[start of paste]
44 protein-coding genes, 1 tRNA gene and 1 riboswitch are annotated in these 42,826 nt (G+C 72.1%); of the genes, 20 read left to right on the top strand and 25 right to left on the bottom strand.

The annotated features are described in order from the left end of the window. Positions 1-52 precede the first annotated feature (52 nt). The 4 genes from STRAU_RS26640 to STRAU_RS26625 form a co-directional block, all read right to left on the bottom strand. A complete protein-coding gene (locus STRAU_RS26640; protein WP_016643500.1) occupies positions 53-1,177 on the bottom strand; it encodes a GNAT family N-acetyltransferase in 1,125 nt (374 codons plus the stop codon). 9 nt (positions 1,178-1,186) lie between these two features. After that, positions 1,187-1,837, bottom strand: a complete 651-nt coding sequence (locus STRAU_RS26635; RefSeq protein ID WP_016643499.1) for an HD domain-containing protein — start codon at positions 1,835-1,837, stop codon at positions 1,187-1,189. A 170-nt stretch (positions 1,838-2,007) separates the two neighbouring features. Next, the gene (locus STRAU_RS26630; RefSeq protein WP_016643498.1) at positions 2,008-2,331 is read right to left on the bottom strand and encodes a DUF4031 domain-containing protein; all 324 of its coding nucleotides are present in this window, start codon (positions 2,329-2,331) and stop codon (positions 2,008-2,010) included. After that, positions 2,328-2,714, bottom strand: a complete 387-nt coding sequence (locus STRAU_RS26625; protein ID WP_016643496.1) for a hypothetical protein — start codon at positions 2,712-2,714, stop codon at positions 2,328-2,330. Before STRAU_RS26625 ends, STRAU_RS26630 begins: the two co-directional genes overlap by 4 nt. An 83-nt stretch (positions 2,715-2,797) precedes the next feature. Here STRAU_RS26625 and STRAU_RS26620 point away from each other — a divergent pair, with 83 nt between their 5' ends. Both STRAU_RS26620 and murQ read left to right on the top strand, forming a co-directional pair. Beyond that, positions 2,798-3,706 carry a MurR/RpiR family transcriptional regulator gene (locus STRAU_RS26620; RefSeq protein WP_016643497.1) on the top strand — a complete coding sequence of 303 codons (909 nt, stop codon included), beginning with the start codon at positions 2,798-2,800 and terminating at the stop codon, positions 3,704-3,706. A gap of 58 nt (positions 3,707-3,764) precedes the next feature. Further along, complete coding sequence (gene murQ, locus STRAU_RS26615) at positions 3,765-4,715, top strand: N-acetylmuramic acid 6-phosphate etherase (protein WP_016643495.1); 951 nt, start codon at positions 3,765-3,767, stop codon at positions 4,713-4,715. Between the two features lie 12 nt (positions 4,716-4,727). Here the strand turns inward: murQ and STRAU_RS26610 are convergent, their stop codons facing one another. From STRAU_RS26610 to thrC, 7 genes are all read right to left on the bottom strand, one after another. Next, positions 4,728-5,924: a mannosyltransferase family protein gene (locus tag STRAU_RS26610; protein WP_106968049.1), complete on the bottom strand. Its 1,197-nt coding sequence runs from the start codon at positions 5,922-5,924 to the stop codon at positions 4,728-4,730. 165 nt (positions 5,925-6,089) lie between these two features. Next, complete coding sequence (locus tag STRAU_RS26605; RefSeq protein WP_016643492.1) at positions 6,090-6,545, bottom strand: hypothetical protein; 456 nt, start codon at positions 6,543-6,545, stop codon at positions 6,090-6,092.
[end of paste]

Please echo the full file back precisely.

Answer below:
44 protein-coding genes, 1 tRNA gene and 1 riboswitch are annotated in these 42,826 nt (G+C 72.1%); of the genes, 20 read left to right on the top strand and 25 right to left on the bottom strand.

The annotated features are described in order from the left end of the window. Positions 1-52 precede the first annotated feature (52 nt). The 4 genes from STRAU_RS26640 to STRAU_RS26625 form a co-directional block, all read right to left on the bottom strand. A complete protein-coding gene (locus STRAU_RS26640; protein WP_016643500.1) occupies positions 53-1,177 on the bottom strand; it encodes a GNAT family N-acetyltransferase in 1,125 nt (374 codons plus the stop codon). 9 nt (positions 1,178-1,186) lie between these two features. After that, positions 1,187-1,837, bottom strand: a complete 651-nt coding sequence (locus STRAU_RS26635; RefSeq protein ID WP_016643499.1) for an HD domain-containing protein — start codon at positions 1,835-1,837, stop codon at positions 1,187-1,189. A 170-nt stretch (positions 1,838-2,007) separates the two neighbouring features. Next, the gene (locus STRAU_RS26630; RefSeq protein WP_016643498.1) at positions 2,008-2,331 is read right to left on the bottom strand and encodes a DUF4031 domain-containing protein; all 324 of its coding nucleotides are present in this window, start codon (positions 2,329-2,331) and stop codon (positions 2,008-2,010) included. After that, positions 2,328-2,714, bottom strand: a complete 387-nt coding sequence (locus STRAU_RS26625; protein ID WP_016643496.1) for a hypothetical protein — start codon at positions 2,712-2,714, stop codon at positions 2,328-2,330. Before STRAU_RS26625 ends, STRAU_RS26630 begins: the two co-directional genes overlap by 4 nt. An 83-nt stretch (positions 2,715-2,797) precedes the next feature. Here STRAU_RS26625 and STRAU_RS26620 point away from each other — a divergent pair, with 83 nt between their 5' ends. Both STRAU_RS26620 and murQ read left to right on the top strand, forming a co-directional pair. Beyond that, positions 2,798-3,706 carry a MurR/RpiR family transcriptional regulator gene (locus STRAU_RS26620; RefSeq protein WP_016643497.1) on the top strand — a complete coding sequence of 303 codons (909 nt, stop codon included), beginning with the start codon at positions 2,798-2,800 and terminating at the stop codon, positions 3,704-3,706. A gap of 58 nt (positions 3,707-3,764) precedes the next feature. Further along, complete coding sequence (gene murQ, locus STRAU_RS26615) at positions 3,765-4,715, top strand: N-acetylmuramic acid 6-phosphate etherase (protein WP_016643495.1); 951 nt, start codon at positions 3,765-3,767, stop codon at positions 4,713-4,715. Between the two features lie 12 nt (positions 4,716-4,727). Here the strand turns inward: murQ and STRAU_RS26610 are convergent, their stop codons facing one another. From STRAU_RS26610 to thrC, 7 genes are all read right to left on the bottom strand, one after another. Next, positions 4,728-5,924: a mannosyltransferase family protein gene (locus tag STRAU_RS26610; protein WP_106968049.1), complete on the bottom strand. Its 1,197-nt coding sequence runs from the start codon at positions 5,922-5,924 to the stop codon at positions 4,728-4,730. 165 nt (positions 5,925-6,089) lie between these two features. Next, complete coding sequence (locus tag STRAU_RS26605; RefSeq protein WP_016643492.1) at positions 6,090-6,545, bottom strand: hypothetical protein; 456 nt, start codon at positions 6,543-6,545, stop codon at positions 6,090-6,092.